As the sun peeks its smiling face over the horizon, a clang of the bell and a call of “Come and get it” echoes over the channel into Arcata Bay, beckoning early risers to a hearty breakfast to sustain them during a grueling, back-breaking day at the saw mill. Burly and bearded sawyers, graders and edgers all make their way to their usual spot on the bench at the cookhouse for eggs, pancakes, bacon – whatever the single women employed in the kitchen happen to be serving this morning. Generous portions fill the plate, and when a mill worker has a real hunger, there’s plenty more where that came from. These days, the steam whistle screaming the end of the work day remains silent, and the once bustling cookhouse that nourished the employees of the Vance (and then Hammond) Lumber Company now feeds the dinner crowd that constitutes a night out for some of Samoa, California’s 300-odd citizens.
The red, wooden-shingled canteen on a spit of land across the channel from Eureka has been serving breakfast, lunch and dinner since the 1890s for employees of the lumber company until going public in the 1960s. Red checked plastic tablecloths cover picnic tables that once were draped in linen, and meals are served communal (or family-style) just as they did when lumberjacks ruled the northern California redwood forests. A home-style breakfast will set you back a little more than a saw buck, and the staff ensures that your plate is only as empty as you want it. There’s no menu, just a grid on a white board that indicates how much you’ll pay based on your age (kids from 5 to 7 years old pay less than those between 8 and 11, and the wee ones under 4 eat free). On any given day, this might include pancakes, juice, scrambled eggs, sausage, biscuits with cream gravy, pancakes, and a cup of coffee. Unless you want to end up strapped to a circular saw, don’t ask to substitute.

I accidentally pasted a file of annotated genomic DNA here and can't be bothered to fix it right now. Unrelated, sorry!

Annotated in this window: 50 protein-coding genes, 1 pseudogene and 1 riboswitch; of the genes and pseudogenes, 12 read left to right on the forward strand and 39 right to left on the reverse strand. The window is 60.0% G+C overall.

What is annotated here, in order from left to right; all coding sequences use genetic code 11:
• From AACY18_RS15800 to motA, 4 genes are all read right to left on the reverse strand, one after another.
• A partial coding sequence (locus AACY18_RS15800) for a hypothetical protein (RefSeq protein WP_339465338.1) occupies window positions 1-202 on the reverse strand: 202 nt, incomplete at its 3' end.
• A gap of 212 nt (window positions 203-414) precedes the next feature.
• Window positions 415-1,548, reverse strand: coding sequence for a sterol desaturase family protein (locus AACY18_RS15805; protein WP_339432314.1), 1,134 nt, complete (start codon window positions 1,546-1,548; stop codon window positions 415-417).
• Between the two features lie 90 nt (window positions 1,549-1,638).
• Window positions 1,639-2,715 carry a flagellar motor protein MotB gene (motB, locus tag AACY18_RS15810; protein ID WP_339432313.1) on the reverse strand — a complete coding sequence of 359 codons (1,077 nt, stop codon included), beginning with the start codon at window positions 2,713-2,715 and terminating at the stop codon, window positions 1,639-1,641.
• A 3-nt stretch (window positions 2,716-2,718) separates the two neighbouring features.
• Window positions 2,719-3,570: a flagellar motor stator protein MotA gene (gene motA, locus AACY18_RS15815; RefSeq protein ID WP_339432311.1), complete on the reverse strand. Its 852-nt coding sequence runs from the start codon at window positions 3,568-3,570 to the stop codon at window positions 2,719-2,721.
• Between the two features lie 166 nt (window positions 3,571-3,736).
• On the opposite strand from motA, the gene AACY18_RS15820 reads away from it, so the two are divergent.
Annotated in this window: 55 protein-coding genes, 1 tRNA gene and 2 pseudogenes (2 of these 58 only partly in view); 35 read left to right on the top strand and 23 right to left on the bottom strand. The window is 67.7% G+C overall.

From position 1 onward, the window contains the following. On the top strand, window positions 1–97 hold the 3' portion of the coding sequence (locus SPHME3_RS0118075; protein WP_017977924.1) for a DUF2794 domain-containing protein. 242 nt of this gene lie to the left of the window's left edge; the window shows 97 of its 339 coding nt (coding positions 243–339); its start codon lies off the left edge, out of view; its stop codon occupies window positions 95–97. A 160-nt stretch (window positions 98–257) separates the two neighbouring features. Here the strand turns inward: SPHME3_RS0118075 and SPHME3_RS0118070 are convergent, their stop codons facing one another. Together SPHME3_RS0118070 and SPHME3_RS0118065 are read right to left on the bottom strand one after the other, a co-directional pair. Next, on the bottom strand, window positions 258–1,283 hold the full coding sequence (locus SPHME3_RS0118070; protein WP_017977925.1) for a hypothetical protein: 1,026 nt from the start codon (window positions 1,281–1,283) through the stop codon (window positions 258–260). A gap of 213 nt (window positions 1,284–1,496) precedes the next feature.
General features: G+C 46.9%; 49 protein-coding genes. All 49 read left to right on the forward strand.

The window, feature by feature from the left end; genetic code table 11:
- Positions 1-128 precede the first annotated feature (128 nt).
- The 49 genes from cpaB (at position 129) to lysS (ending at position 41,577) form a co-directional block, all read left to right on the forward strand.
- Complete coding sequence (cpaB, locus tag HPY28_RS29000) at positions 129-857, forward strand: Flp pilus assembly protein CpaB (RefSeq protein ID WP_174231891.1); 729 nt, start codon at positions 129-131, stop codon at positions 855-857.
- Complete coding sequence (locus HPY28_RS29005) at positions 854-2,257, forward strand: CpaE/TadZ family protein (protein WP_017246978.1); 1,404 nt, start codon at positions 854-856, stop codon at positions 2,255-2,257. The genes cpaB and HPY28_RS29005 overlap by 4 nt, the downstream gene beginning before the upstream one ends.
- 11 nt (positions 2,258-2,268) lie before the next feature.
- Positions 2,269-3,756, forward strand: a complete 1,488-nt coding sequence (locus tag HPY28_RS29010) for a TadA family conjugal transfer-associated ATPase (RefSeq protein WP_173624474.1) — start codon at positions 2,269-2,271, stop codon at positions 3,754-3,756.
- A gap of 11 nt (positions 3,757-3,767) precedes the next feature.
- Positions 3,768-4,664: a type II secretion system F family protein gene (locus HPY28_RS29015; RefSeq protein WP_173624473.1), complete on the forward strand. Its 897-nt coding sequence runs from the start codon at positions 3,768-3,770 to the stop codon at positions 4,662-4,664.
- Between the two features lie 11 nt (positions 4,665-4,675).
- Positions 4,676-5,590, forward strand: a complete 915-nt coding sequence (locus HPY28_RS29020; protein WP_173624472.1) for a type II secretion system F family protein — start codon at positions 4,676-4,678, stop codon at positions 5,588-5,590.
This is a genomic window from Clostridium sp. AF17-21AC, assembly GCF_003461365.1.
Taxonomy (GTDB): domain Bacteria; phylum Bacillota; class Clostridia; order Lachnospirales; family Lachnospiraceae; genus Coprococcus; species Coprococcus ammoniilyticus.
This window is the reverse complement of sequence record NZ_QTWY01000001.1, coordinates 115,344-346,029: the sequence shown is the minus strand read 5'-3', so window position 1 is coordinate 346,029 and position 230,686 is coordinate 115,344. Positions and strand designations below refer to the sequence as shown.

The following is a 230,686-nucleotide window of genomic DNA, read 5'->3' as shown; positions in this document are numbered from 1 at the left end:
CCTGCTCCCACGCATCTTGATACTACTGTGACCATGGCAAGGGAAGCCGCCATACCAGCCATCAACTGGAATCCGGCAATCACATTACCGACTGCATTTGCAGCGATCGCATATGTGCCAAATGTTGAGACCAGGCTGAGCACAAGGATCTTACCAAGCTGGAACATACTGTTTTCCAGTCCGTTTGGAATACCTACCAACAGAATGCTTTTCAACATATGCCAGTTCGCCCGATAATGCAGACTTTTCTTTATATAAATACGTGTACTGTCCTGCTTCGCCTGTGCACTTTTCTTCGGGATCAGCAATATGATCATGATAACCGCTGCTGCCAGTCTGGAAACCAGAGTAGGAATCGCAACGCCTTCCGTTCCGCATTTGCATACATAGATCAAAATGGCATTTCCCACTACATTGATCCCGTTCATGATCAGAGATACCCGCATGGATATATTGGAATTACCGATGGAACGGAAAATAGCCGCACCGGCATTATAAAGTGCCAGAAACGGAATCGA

If you’re one of the early birds that get there when the cookhouse opens at the crack of 7, you’ll probably encounter Jeff, who in addition to making sure you’re stuffed like a sack of sawdust will give you a history lesson about the mill, the cookhouse, and the lumber industry in the Eureka area. A tiny museum resides at the far end of the cookhouse featuring antique appliances from its heyday, as well as tools and images from the golden days of lumber, a fascinating and educational exhibit to peruse before setting off up Highway 101 to the Avenue of the Giants. If you happen to be there later in the morning, the adjacent Humboldt Bay Maritime Museum is worth a visit – it resides in what was formerly the head cook’s house, and was established in 1977.
The last morning whistle sounded back in 1980, and although the mill days are a distant memory, road trippers on California’s scenic Route 101 can still enjoy the experience of a cookhouse meal. The only Beard Awards the line cooks might get nominated for is for bushiest or longest, but they’ll get you going with the energy you’ll need to square off with the axe against Paul Bunyan.